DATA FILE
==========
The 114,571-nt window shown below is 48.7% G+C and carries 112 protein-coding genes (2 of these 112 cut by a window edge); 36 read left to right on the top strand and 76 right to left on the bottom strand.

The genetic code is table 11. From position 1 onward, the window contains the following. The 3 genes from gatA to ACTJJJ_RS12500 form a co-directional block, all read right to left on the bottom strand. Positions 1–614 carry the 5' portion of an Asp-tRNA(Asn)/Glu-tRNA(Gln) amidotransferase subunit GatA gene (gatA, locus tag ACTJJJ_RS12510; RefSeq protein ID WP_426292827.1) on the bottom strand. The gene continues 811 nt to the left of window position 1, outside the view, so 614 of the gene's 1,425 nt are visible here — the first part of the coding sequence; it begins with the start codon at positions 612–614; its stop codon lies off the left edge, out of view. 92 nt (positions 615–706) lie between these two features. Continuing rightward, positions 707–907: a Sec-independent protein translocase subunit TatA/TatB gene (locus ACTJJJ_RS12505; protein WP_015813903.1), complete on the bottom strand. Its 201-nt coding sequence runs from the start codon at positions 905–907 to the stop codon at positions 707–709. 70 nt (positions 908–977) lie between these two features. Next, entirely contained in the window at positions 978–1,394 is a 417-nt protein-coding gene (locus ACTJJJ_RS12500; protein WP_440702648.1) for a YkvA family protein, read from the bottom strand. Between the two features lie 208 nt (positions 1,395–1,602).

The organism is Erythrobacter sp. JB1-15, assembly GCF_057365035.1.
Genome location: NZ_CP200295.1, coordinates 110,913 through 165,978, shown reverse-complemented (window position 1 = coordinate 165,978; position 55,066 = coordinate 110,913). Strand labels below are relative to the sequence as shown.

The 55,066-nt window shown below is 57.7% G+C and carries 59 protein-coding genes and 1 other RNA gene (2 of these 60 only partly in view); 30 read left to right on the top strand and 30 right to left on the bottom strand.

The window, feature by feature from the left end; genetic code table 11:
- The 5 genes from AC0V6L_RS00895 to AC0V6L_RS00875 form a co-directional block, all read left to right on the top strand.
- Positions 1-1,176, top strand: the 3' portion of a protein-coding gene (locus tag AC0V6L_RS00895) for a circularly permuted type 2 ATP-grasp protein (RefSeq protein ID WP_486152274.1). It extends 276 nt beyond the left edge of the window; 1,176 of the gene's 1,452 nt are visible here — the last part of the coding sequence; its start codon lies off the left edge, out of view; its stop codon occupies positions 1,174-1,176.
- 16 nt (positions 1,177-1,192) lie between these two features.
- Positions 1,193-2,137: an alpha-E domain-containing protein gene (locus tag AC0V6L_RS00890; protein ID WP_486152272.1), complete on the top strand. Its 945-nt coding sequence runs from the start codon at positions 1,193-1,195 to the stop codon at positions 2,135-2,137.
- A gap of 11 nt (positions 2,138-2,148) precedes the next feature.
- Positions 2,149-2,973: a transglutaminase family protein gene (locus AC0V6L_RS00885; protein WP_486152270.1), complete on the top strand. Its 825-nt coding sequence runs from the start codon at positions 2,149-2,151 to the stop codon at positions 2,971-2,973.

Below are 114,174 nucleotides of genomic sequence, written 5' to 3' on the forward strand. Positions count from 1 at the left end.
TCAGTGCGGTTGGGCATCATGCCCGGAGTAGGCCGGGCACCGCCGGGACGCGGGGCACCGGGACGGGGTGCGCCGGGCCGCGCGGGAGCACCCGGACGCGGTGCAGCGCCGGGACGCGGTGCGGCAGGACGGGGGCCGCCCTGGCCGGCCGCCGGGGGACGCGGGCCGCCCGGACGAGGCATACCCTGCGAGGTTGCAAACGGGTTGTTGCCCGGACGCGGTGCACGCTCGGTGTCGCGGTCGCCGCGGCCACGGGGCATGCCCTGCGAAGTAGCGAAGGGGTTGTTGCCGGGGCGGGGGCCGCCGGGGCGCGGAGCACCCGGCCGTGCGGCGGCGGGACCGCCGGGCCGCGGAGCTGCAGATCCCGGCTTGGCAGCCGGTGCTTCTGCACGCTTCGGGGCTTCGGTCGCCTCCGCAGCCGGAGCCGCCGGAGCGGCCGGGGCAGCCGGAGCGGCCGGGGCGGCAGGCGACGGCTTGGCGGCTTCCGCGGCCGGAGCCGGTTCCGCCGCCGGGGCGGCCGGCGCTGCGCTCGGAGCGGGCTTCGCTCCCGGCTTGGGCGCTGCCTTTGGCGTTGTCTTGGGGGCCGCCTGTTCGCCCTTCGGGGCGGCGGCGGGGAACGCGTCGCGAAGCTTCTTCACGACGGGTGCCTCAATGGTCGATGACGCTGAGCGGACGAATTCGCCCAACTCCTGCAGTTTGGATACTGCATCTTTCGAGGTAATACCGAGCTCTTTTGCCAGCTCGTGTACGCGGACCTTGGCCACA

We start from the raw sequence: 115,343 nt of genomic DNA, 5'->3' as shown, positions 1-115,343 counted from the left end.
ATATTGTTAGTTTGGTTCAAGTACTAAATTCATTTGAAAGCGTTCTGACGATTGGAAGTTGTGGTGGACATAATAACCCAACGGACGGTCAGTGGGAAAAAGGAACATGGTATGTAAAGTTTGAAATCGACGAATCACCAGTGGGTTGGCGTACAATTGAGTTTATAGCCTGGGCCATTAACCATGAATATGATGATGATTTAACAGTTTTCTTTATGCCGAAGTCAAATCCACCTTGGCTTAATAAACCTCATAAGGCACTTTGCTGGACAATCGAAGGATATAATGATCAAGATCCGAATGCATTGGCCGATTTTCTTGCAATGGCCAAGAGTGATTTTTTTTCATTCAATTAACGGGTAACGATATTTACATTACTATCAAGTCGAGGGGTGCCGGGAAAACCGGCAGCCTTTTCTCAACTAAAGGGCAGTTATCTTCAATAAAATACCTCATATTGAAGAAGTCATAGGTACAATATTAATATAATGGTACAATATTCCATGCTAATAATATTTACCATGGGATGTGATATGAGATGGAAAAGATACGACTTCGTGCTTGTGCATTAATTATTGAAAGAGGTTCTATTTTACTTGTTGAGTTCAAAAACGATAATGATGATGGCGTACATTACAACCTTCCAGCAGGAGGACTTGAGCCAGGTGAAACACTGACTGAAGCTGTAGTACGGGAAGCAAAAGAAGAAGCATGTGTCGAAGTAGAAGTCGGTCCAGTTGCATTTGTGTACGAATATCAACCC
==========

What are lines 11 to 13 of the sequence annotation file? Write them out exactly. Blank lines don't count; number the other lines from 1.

- A gap of 11 nt (positions 2,138-2,148) precedes the next feature.
- Positions 2,149-2,973: a transglutaminase family protein gene (locus AC0V6L_RS00885; protein WP_486152270.1), complete on the top strand. Its 825-nt coding sequence runs from the start codon at positions 2,149-2,151 to the stop codon at positions 2,971-2,973.

Below are 114,174 nucleotides of genomic sequence, written 5' to 3' on the forward strand. Positions count from 1 at the left end.